Merrickville-Wolford welcomes new CAO


Merrickville-Wolford welcomed their new Interim CAO to the municipality just over a week ago. Doug Robertson has taken up the position on a one-year contract. Originally from Toronto, Doug has a lot of municipal experience under his belt. He began his career in the City of Etobicoke in the early 1990’s as a by-law officer. “It gave me a nice broad understanding of how municipalities work,” he says. “It sunk its teeth into me.”

He made his way up through the ranks and was eventually hired to administer the budget for the Public Works Department for the City. During amalgamation, he played an integral role in coordinating and streamlining the bylaws, policies and procedures for the new City of Toronto.

Doug got his MBA from Wilfred Laurier University and spent several years in Southwestern Ontario, where his two sons were born, and worked as the project management and policy advisor for the CAO of Waterloo. “It was a great learning experience,” he says. “I learned how to work with a council and have a strategic mindset.”

It was family that drew Doug to Eastern Ontario. His wife is originally from Kanata, and they wanted to raise their children closer to their grandparents. They chose Stittsville, because it was still part of Ottawa, but had the sense of community they were looking for. “It was also within an hour of great places like Merrickville,” he says, explaining that he has a real appreciation for the rich history that Merrickville has to offer. “There is so much history and heritage that has left fingerprints on this Village.”

Doug worked for a while for the City of Ottawa, implementing a new parking management system. His role allowed him to create a parking management strategy and align policies and practices with community values. “We used a parking strategy to encourage people to use alternative transportation,” he says. Doug also led a team of people in the creation of an innovative form of parking garage in the Glebe, complete with two electric car charging stations, accessible parking, and motorcycle and bicycle parking spots. “We had a strong community consultation process,” Doug says. “We wanted it to be a gateway to the community.”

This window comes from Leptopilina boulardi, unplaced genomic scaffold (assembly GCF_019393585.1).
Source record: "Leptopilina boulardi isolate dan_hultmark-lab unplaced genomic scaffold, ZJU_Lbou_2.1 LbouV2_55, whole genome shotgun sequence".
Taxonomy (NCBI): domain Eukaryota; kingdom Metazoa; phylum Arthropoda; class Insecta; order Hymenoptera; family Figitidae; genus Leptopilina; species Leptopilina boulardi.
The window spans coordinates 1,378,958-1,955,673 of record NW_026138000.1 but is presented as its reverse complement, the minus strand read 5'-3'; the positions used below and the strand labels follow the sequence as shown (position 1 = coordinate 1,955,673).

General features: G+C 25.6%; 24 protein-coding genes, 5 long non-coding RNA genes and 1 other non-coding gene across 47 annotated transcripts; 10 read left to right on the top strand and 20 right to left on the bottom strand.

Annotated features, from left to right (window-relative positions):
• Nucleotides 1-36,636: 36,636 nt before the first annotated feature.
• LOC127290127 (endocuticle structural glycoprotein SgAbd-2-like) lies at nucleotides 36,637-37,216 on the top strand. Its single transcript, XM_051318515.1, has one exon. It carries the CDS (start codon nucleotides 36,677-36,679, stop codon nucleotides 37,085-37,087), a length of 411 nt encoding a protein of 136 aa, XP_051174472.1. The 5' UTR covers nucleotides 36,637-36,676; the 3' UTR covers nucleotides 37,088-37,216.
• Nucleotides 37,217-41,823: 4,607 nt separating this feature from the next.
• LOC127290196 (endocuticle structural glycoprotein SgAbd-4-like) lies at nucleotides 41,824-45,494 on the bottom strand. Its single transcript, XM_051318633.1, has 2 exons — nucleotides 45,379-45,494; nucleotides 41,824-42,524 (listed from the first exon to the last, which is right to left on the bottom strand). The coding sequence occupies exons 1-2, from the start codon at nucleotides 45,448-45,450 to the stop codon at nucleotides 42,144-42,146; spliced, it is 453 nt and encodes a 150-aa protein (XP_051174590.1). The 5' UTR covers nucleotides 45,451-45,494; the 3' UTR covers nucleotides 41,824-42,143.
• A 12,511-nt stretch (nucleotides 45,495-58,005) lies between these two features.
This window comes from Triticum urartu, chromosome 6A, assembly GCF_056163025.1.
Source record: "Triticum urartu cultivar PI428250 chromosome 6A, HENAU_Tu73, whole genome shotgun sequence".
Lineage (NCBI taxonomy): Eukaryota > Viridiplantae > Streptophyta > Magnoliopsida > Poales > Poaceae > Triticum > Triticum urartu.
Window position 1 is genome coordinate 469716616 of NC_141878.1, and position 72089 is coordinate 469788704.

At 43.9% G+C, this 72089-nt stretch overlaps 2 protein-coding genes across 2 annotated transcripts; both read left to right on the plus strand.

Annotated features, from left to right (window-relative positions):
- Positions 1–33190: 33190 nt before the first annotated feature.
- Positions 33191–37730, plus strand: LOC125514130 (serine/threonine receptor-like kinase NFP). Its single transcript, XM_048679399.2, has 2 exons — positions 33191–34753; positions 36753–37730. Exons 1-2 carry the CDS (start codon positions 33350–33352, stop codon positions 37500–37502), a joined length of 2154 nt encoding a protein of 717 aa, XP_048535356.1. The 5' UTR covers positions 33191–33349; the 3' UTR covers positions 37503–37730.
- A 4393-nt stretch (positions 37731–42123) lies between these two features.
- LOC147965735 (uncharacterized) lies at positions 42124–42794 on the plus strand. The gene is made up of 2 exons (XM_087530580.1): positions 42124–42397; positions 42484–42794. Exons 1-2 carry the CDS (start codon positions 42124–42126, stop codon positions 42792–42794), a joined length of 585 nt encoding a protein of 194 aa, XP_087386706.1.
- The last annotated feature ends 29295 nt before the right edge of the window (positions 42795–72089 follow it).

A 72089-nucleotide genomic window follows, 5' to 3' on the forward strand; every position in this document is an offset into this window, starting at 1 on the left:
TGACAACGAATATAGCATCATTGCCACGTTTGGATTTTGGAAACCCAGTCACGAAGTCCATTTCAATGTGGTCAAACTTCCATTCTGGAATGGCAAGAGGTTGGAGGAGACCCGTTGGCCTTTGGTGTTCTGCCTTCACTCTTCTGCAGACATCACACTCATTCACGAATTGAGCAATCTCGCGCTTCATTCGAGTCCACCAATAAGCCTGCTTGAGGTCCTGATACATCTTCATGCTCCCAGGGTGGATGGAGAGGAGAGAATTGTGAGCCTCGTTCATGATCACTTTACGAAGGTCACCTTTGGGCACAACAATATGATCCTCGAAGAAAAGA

When budget cuts forced the City of Ottawa to eliminate his position, Doug began looking for opportunities in smaller communities. “It allowed me to look for what I wanted to do in my career,” he says. Doug spent a brief time at the township of Madawaska Valley as their CAO, which forced him to live away from home. “I wanted to be with my family,” he says. “The fit is also critical between council, CAO and community vision.”

When the position of CAO opened up in Merrickville-Wolford, Doug says he immediately saw that fit. As mentioned, he loves the historic aspect of the Village, as well as the civic pride that residents have in their municipality. “When I see a community like this, where people really care, that is a really good sign,” he says. “There is a tremendous amount of community engagement [in Merrickville-Wolford].”

Doug is really looking forward to the service and community-building aspect of his job, as well as economic development opportunities. He is currently pursuing the Municipal Administration program and hopes to gain a Certificate of Economic Development. He intends to work hand in hand with both the business and agricultural community to grow the economy and foster the tourism sector. “I see it as people with hearts in the community,” he says. “If you have a healthy heart, it spins out to the rest of the body.”
Doug is clearly enthused about his new position and is ready and willing to take it on, with all of its challenges. “I believe in servant leadership,” he says, “It’s not all about me, it’s about knitting people together and engaging and serving the community.”


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